Rape and harassment in the workplace5 min read . Updated: 31 Dec 2012, 08:39 PM IST
The sexual harassment Bill can provide a structure in which women feel safe to come forward with a complaint, but does it really improve on the existing Vishaka Guidelines?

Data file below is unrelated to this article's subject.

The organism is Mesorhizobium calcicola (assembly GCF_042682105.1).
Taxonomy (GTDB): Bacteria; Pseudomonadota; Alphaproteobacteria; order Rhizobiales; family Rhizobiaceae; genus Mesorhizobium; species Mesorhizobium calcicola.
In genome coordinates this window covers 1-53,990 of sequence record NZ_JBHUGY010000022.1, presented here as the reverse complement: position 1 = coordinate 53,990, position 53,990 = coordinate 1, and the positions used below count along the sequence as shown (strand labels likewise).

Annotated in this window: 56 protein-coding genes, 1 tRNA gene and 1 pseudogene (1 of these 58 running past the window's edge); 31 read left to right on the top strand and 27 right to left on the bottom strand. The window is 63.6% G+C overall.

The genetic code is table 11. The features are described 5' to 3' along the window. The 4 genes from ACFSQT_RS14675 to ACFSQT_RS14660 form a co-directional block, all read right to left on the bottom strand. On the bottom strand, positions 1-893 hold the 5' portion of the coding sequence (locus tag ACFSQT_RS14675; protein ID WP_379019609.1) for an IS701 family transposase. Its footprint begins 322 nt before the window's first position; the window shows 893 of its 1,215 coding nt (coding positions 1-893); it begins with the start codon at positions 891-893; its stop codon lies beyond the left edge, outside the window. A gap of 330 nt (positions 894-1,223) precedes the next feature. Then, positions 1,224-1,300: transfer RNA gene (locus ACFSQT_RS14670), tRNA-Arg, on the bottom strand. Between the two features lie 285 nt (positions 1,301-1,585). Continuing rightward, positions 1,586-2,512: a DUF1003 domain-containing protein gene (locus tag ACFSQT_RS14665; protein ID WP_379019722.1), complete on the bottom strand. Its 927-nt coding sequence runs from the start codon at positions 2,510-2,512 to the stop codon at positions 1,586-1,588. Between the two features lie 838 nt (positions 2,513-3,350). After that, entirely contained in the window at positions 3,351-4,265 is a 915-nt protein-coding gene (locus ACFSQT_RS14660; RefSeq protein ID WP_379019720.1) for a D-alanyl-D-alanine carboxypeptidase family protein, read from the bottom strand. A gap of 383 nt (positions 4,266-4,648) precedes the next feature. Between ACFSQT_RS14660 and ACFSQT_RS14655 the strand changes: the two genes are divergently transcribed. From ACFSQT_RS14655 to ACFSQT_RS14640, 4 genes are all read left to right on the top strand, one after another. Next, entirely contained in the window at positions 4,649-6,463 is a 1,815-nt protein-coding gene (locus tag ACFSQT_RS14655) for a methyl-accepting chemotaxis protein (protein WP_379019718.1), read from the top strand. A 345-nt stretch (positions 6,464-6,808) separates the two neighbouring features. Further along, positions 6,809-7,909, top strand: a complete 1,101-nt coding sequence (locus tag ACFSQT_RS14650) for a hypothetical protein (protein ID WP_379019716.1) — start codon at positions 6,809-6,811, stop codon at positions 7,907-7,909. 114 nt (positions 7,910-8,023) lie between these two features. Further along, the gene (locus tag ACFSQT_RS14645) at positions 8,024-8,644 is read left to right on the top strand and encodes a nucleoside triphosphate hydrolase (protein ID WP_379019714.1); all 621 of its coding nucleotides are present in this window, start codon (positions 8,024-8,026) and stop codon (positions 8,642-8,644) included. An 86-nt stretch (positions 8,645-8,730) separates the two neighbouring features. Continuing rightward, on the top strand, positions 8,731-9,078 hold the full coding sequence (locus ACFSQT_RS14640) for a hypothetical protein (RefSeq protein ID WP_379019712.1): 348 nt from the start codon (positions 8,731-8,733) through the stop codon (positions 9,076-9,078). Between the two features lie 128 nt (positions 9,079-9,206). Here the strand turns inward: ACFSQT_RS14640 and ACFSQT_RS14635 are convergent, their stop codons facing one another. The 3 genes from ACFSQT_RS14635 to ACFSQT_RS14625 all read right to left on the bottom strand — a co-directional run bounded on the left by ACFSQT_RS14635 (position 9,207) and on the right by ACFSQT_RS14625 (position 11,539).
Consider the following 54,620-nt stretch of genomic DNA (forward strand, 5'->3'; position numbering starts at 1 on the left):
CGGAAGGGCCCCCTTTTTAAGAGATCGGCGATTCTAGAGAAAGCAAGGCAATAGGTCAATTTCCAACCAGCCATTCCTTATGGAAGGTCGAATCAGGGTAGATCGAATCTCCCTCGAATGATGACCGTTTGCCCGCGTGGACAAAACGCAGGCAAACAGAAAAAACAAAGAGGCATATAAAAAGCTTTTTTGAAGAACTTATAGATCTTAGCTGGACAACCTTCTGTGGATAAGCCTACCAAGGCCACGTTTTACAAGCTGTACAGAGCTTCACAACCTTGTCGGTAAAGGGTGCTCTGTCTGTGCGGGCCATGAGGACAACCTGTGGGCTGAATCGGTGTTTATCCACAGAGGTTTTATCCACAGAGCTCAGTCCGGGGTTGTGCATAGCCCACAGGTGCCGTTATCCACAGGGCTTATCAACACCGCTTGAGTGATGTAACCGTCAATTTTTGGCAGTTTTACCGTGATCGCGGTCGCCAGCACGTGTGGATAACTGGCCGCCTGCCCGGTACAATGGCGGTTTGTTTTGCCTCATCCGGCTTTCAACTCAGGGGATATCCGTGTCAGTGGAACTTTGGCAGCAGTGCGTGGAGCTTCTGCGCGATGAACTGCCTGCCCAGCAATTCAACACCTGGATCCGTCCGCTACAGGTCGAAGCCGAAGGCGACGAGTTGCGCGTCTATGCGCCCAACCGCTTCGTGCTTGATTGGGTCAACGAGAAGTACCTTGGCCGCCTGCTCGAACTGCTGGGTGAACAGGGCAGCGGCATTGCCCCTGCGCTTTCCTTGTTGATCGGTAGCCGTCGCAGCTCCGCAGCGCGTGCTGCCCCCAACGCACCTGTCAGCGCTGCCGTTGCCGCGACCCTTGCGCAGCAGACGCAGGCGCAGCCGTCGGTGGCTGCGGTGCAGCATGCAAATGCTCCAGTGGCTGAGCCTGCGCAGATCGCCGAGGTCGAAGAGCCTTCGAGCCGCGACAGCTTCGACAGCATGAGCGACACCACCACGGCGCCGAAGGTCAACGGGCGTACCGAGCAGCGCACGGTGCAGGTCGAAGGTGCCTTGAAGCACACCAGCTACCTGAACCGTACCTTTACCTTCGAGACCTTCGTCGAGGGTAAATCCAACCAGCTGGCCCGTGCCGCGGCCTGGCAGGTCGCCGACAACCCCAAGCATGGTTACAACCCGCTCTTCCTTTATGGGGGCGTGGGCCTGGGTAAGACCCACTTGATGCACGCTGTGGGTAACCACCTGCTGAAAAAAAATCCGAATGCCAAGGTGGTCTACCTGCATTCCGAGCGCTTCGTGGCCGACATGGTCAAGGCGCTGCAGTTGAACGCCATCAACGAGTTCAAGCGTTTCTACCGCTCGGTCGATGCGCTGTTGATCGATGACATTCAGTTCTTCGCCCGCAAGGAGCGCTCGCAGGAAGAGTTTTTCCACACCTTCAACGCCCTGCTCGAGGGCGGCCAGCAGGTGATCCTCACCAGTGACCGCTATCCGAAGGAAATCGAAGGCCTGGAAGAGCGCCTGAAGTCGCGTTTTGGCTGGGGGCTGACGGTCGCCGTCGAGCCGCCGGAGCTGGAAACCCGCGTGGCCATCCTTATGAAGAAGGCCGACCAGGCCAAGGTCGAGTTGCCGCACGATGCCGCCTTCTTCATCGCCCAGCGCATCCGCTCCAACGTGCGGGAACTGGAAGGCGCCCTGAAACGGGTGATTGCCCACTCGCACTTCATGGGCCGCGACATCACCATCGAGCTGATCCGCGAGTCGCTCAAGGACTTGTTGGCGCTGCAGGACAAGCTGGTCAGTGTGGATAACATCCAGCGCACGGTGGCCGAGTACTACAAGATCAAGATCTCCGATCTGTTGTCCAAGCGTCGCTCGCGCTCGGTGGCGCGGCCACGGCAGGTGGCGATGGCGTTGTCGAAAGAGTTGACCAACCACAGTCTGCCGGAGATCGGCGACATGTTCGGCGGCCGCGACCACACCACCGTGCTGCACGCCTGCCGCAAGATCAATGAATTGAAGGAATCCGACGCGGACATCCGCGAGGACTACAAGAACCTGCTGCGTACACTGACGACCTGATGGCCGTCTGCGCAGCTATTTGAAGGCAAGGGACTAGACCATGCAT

When senior advocate Pooja Kute, member of Majlis, a women’s rights NGO, and who worked closely with the Maharashtra State Commission for Women on the drafting and implementation of The Protection of Women Against Sexual Harassment at Work Place Bill, 2010, first sat on the panel for a Union government cell that was conducting an enquiry into an allegation of sexual harassment in the workplace, she says they went by the Vishaka Guidelines of the Supreme Court, passed in 1997. “But the complainant filed a case against the panel stating that he had not been present when the witness was being examined, and that this was against the Service rules (the All India Services (Conduct) Rules which are stipulated for all government employees). We could not continue the hearing. The Service rules trip us up every time" Kute says.